Up to 10,000 thirsty camels will be shot and killed during major Australian drought
Amidst the devastating wildfires spreading across Australia, up to 10,000 camels will be shot and killed following complaints that they are drinking too much water. The cull will begin Wednesday and last approximately five days.
Aboriginal officials in the remote, sparsely-populated northwest region of the South Australia province said the wild animals are endangering locals who are struggling to get enough water during a massive drought. Officials now plan to shoot and kill the camels in the Anangu Pitjantjatjara Yankunytjatjara (APY) Lands, they said in a statement Monday.
Officials said "extremely large groups of camels and other feral animals… are putting pressure on the remote Aboriginal communities in the APY Lands." They said the animals are threats to the community, consuming their scarce water and food supplies and endangering travelers.
"With the current ongoing dry conditions the large camel congregations threatening the APY communities and infrastructure, camel control is needed," the statement said.
APY Lands manager Richard King told CBS News that 5,000 to 10,000 camels are being targeted in the cull, with the goal of protecting communities and native plant life.
"This number is only 1% of what is currently destroying the fragile Australian [fauna] and flora," he said on Tuesday.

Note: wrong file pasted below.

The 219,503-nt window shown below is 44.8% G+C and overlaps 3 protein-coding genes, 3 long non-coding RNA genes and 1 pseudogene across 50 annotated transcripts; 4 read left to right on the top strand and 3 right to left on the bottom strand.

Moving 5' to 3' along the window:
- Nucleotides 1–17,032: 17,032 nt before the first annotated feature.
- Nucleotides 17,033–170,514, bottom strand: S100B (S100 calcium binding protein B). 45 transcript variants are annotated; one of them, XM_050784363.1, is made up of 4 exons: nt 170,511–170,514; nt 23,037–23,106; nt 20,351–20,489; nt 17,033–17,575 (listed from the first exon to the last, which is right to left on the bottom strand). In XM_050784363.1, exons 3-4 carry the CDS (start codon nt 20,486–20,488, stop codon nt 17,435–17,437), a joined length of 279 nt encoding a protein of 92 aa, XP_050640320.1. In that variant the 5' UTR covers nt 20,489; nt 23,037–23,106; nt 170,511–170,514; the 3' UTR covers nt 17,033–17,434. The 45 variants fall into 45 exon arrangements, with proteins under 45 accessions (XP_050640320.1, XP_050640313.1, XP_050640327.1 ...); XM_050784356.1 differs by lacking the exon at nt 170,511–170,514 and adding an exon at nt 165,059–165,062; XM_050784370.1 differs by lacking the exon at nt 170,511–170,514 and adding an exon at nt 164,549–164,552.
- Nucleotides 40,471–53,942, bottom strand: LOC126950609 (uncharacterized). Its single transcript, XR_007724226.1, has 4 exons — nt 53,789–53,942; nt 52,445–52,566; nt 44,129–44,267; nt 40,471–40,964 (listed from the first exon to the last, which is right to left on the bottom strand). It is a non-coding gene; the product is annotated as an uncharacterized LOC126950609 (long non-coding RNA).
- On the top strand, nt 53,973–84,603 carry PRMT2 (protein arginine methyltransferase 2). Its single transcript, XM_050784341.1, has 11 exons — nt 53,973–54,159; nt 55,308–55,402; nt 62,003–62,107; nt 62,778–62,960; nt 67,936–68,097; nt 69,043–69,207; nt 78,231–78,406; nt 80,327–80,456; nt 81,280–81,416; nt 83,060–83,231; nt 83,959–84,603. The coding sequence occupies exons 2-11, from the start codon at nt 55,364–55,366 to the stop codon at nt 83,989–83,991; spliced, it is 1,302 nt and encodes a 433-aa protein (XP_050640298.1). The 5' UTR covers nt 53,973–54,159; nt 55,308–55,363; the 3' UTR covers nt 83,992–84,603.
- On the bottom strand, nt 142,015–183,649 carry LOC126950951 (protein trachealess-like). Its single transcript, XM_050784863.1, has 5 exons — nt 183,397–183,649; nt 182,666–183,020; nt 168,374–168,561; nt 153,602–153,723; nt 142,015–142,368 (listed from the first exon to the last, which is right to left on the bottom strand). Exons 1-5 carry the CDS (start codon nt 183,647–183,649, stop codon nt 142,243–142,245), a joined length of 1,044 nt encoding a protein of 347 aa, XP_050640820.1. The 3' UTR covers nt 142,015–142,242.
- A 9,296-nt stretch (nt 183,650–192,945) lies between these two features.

The Department for Environment and Water told CBS News that an estimated 10,000 camels are flocking to tanks, taps and any other available water sources in local communities.
"This has resulted in significant damage to infrastructure, danger to families and communities, increased grazing pressure across the APY Lands and critical animal welfare issues as some camels die of thirst or trample each other to access water," a spokesperson said. "In some cases dead animals have contaminated important water sources and cultural sites."
Professional shooters will hunt the animals from helicopters provided by the state DEA, "in accordance with the highest standards of animal welfare." Some of the camels will be left where they are killed, but those that are accessible will be burnt or buried, according to The Australian.
The 2010 National Feral Camel Management Plan estimated that over 1 million wild camels populate Australia, a number that was expected to double in 8 to 10 years if left unmanaged.
Camels are far from the only animals whose lives are at risk due to the drought and ongoing wildfires, which have destroyed entire towns and stranded thousands of people.
Countless photos and videos of thirsty animals — including koalas and kangaroos — approaching humans for water have gone viral on social media over the last few months. It is estimated that over one billion animals have perished since the wildfires began in September.
Certain regions of Australia have faced unprecedented heat in recent weeks. In December, the country experienced its hottest day on record, with average nationwide temperatures hitting 105.6 degrees Farhenheit.
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